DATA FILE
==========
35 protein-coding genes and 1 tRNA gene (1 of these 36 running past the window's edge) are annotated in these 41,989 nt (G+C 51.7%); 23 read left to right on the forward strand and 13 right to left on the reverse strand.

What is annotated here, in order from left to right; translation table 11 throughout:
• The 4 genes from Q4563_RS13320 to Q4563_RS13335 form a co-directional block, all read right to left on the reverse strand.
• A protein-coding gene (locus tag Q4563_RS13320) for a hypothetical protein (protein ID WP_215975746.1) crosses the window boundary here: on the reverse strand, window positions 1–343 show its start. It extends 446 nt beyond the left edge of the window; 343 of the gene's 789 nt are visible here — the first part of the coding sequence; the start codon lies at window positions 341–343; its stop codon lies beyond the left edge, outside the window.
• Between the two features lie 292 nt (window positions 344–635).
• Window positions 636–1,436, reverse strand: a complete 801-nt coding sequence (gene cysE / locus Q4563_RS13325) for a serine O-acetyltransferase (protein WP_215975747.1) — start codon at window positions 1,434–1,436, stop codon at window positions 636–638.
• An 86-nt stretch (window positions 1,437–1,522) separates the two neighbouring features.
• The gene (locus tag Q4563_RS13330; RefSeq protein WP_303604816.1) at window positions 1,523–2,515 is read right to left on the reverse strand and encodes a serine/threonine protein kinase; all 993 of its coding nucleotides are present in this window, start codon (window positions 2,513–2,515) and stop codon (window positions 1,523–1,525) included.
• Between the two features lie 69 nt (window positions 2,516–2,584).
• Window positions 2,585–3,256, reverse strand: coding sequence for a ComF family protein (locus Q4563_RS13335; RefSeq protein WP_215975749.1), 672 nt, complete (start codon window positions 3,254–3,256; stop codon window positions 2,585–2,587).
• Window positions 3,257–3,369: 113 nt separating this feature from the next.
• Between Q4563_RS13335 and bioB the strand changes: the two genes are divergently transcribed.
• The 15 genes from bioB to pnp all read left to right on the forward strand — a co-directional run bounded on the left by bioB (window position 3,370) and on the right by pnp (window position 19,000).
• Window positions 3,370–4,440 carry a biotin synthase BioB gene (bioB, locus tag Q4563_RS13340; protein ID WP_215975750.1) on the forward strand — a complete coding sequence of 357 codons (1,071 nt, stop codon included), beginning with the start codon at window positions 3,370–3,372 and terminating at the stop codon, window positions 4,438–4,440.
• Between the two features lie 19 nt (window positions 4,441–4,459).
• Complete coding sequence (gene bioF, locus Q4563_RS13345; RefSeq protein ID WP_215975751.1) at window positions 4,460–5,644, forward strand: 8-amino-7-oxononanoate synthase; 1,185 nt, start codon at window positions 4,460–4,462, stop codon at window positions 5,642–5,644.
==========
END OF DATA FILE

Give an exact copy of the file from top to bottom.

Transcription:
35 protein-coding genes and 1 tRNA gene (1 of these 36 running past the window's edge) are annotated in these 41,989 nt (G+C 51.7%); 23 read left to right on the forward strand and 13 right to left on the reverse strand.

What is annotated here, in order from left to right; translation table 11 throughout:
• The 4 genes from Q4563_RS13320 to Q4563_RS13335 form a co-directional block, all read right to left on the reverse strand.
• A protein-coding gene (locus tag Q4563_RS13320) for a hypothetical protein (protein ID WP_215975746.1) crosses the window boundary here: on the reverse strand, window positions 1–343 show its start. It extends 446 nt beyond the left edge of the window; 343 of the gene's 789 nt are visible here — the first part of the coding sequence; the start codon lies at window positions 341–343; its stop codon lies beyond the left edge, outside the window.
• Between the two features lie 292 nt (window positions 344–635).
• Window positions 636–1,436, reverse strand: a complete 801-nt coding sequence (gene cysE / locus Q4563_RS13325) for a serine O-acetyltransferase (protein WP_215975747.1) — start codon at window positions 1,434–1,436, stop codon at window positions 636–638.
• An 86-nt stretch (window positions 1,437–1,522) separates the two neighbouring features.
• The gene (locus tag Q4563_RS13330; RefSeq protein WP_303604816.1) at window positions 1,523–2,515 is read right to left on the reverse strand and encodes a serine/threonine protein kinase; all 993 of its coding nucleotides are present in this window, start codon (window positions 2,513–2,515) and stop codon (window positions 1,523–1,525) included.
• Between the two features lie 69 nt (window positions 2,516–2,584).
• Window positions 2,585–3,256, reverse strand: coding sequence for a ComF family protein (locus Q4563_RS13335; RefSeq protein WP_215975749.1), 672 nt, complete (start codon window positions 3,254–3,256; stop codon window positions 2,585–2,587).
• Window positions 3,257–3,369: 113 nt separating this feature from the next.
• Between Q4563_RS13335 and bioB the strand changes: the two genes are divergently transcribed.
• The 15 genes from bioB to pnp all read left to right on the forward strand — a co-directional run bounded on the left by bioB (window position 3,370) and on the right by pnp (window position 19,000).
• Window positions 3,370–4,440 carry a biotin synthase BioB gene (bioB, locus tag Q4563_RS13340; protein ID WP_215975750.1) on the forward strand — a complete coding sequence of 357 codons (1,071 nt, stop codon included), beginning with the start codon at window positions 3,370–3,372 and terminating at the stop codon, window positions 4,438–4,440.
• Between the two features lie 19 nt (window positions 4,441–4,459).
• Complete coding sequence (gene bioF, locus Q4563_RS13345; RefSeq protein ID WP_215975751.1) at window positions 4,460–5,644, forward strand: 8-amino-7-oxononanoate synthase; 1,185 nt, start codon at window positions 4,460–4,462, stop codon at window positions 5,642–5,644.